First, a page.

He’ll be the one driving at the speed limit.
As long time readers will know, I have no sympathy for people who get done for speeding. At the same time I think the Victorian Police spend too much time and effort on traffic offences as opposed to catching actual criminals. So this piece of nonsense in The Age is really annoying:
More than 1.34 million drivers were caught speeding last financial year, according to latest published figures. It’s an unacceptably high number, but not the least bit surprising to anyone who’s spent more than five minutes on our roads recently. Red lights and speed limits are apparently discretionary to many these days.
1.34 million drivers is a very high number. It is unacceptable – but for a different reason.
It turns out that if a motorist is caught driving at less than 10km/h over the limit, admits the offence and hasn’t been caught any time in the previous two years, they stand a very good chance of being let off. No fines, no loss of points. About half of those who wrote to police in the past three years putting that case beat the rap. Why police give speedsters this escape route is beyond me. It’s essentially a get-out-of-jail free card and you can renew it every two years.
The margin of error on Victorian roads is 3km/h. So if your speed less 3km/h is greater than the posted limit you get fined. Quite possibly the Police have formed the opinion that 3km/h is too fine a margin for traffic enforcement. If so, they should consistently apply that guideline and not selectively to those who make the effort to write a letter.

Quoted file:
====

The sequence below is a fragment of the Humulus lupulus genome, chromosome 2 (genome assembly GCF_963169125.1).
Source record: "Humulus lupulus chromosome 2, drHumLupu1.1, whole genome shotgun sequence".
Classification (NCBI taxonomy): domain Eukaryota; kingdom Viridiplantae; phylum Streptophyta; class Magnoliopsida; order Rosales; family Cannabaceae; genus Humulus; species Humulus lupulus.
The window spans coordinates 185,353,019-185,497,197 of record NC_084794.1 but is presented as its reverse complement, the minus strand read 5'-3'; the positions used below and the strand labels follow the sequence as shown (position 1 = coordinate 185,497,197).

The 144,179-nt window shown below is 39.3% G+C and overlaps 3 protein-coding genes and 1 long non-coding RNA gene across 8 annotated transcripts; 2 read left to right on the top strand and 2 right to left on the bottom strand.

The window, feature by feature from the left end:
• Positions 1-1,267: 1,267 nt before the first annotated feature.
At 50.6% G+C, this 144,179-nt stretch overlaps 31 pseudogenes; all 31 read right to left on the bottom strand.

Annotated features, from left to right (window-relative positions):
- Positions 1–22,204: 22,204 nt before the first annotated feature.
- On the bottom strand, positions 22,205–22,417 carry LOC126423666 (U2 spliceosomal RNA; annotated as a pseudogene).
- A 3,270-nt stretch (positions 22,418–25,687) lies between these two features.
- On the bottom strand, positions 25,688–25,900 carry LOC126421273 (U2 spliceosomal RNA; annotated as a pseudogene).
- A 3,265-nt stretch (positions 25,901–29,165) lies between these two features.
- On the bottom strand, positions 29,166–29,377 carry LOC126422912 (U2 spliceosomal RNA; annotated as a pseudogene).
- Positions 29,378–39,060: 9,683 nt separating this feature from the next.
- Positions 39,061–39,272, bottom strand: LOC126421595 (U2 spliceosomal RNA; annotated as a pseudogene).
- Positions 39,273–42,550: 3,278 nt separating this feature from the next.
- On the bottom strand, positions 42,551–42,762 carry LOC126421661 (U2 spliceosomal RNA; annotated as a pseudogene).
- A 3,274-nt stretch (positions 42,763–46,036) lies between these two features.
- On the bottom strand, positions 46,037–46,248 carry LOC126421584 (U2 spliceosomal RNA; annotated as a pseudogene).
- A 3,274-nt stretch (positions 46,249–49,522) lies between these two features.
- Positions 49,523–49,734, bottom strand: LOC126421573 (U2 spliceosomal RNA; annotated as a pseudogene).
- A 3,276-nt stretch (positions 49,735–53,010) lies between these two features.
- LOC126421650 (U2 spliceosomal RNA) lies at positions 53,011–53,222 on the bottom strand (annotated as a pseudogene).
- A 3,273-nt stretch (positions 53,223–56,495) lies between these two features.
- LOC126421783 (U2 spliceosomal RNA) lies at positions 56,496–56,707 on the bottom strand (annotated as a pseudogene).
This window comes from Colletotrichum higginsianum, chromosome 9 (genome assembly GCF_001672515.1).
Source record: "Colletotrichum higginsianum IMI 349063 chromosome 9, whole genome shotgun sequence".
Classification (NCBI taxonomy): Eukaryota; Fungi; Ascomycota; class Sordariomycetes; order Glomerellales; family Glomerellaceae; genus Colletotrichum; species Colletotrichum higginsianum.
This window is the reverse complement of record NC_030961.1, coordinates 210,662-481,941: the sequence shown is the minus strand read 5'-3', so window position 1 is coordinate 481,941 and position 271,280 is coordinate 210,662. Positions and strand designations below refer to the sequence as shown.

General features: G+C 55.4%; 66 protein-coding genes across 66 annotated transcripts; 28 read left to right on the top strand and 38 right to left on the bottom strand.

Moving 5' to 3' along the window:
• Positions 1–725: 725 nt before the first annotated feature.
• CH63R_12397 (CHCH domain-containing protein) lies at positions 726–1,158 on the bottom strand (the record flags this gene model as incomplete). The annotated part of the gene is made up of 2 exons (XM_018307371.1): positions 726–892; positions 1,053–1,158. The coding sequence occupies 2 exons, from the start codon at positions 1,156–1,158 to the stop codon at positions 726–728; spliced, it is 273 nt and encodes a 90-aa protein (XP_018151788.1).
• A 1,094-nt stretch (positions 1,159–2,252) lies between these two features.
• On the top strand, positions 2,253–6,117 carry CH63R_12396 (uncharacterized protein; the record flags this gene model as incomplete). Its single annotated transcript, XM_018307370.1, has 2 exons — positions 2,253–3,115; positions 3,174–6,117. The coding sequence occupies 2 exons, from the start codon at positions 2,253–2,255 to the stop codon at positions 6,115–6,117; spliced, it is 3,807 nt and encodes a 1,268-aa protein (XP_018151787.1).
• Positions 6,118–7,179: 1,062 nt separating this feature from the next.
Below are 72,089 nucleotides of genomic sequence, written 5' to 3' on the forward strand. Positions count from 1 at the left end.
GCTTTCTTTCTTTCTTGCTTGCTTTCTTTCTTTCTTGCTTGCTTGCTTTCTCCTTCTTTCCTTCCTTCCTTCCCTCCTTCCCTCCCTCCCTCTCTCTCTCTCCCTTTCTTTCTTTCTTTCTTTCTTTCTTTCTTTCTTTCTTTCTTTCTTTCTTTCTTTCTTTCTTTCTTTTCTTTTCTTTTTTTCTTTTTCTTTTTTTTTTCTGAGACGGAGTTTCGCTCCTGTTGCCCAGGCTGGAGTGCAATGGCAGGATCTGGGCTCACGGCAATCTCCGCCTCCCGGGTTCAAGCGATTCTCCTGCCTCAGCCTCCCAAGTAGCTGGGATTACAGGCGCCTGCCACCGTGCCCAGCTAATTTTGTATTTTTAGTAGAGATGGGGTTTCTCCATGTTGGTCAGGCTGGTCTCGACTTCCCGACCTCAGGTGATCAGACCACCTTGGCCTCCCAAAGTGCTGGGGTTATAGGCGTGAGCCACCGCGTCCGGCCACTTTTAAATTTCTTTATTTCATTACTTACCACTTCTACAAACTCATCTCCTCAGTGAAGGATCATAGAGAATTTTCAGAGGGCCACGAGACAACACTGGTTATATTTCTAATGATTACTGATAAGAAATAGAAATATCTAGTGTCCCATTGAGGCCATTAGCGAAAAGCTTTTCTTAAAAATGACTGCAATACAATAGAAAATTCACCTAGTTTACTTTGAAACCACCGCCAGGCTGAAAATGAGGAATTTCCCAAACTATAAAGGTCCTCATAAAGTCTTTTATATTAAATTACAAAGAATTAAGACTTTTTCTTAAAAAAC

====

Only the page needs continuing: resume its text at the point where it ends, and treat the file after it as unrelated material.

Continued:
From reading the piece it isn’t clear to me that Guthrie knows much about Victorian traffic.
But there is this:
Like me, Mr Robinson can’t understand why police are being so lenient with motorists driving up to 10km/h over the speed limit. As he says: “People can find themselves 5km/h over the speed limit and it’s a genuine mistake, but at 10km/h over you know you’re speeding. We shouldn’t be letting them off.”
If there is to be a margin for error it should surely be no more than 5km/h.
Okay – I have some sympathy for that view. But what we’re then debating is what should be a reasonable margin of error. It seems 10km/h may be too much and 3km/h too little.